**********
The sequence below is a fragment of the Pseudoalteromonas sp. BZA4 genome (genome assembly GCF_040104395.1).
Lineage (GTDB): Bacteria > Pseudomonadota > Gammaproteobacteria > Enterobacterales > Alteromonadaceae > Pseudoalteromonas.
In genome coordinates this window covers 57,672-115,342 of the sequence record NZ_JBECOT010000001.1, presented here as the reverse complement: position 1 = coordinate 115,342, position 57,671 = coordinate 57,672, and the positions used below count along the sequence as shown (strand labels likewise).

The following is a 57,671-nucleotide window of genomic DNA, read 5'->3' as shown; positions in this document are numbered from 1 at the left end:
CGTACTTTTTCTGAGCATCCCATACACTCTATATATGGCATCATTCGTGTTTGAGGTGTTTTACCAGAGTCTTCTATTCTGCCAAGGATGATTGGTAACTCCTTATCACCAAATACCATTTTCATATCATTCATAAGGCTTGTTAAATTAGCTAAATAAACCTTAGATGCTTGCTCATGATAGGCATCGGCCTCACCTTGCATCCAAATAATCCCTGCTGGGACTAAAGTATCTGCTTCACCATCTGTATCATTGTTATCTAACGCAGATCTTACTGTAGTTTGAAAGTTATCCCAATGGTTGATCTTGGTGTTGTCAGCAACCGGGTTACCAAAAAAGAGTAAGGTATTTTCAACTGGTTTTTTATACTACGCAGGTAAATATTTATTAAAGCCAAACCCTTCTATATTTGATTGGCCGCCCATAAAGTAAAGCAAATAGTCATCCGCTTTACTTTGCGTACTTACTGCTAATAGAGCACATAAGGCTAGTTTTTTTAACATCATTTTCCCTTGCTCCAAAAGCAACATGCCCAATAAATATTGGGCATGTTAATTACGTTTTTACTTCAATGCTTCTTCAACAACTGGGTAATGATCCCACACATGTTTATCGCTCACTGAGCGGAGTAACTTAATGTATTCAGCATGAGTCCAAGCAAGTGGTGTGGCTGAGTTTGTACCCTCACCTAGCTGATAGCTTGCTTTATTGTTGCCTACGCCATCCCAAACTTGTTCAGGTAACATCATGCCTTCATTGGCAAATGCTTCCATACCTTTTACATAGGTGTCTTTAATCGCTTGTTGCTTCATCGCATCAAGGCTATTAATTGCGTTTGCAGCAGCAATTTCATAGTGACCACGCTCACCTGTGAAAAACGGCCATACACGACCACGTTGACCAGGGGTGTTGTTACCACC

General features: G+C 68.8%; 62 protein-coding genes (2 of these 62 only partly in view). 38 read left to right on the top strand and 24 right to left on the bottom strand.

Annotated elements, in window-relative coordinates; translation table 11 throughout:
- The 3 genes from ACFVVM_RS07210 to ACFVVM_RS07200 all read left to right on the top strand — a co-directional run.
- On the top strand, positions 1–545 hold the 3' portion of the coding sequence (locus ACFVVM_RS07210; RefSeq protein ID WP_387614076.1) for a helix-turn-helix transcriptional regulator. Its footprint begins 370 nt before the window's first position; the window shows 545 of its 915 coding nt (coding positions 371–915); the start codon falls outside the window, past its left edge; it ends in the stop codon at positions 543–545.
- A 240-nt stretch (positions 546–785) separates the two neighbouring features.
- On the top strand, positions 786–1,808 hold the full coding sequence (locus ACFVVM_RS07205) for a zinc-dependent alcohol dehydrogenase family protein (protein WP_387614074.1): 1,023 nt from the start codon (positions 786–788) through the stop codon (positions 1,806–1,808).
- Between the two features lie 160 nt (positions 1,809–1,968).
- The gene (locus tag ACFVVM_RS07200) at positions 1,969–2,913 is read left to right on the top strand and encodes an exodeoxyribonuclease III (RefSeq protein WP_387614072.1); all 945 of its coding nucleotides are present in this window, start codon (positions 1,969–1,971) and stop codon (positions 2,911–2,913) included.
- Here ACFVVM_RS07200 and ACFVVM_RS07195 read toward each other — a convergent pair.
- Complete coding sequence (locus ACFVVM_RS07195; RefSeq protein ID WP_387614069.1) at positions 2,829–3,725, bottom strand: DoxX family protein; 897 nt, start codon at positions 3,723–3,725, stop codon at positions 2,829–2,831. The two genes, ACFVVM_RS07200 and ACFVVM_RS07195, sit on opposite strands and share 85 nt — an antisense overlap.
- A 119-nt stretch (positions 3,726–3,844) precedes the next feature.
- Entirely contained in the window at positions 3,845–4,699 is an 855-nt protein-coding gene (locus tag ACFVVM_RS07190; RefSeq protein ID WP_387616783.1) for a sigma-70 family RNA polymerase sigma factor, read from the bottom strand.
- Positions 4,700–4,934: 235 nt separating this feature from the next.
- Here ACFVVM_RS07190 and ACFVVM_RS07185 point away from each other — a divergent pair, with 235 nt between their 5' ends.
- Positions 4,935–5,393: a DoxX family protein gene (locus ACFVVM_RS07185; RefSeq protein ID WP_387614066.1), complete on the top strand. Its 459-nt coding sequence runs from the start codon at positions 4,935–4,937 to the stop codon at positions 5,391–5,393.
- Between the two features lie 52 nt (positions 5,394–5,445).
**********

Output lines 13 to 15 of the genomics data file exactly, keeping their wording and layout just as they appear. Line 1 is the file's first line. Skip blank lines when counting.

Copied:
- The gene (locus tag ACFVVM_RS07200) at positions 1,969–2,913 is read left to right on the top strand and encodes an exodeoxyribonuclease III (RefSeq protein WP_387614072.1); all 945 of its coding nucleotides are present in this window, start codon (positions 1,969–1,971) and stop codon (positions 2,911–2,913) included.
- Here ACFVVM_RS07200 and ACFVVM_RS07195 read toward each other — a convergent pair.
- Complete coding sequence (locus ACFVVM_RS07195; RefSeq protein ID WP_387614069.1) at positions 2,829–3,725, bottom strand: DoxX family protein; 897 nt, start codon at positions 3,723–3,725, stop codon at positions 2,829–2,831. The two genes, ACFVVM_RS07200 and ACFVVM_RS07195, sit on opposite strands and share 85 nt — an antisense overlap.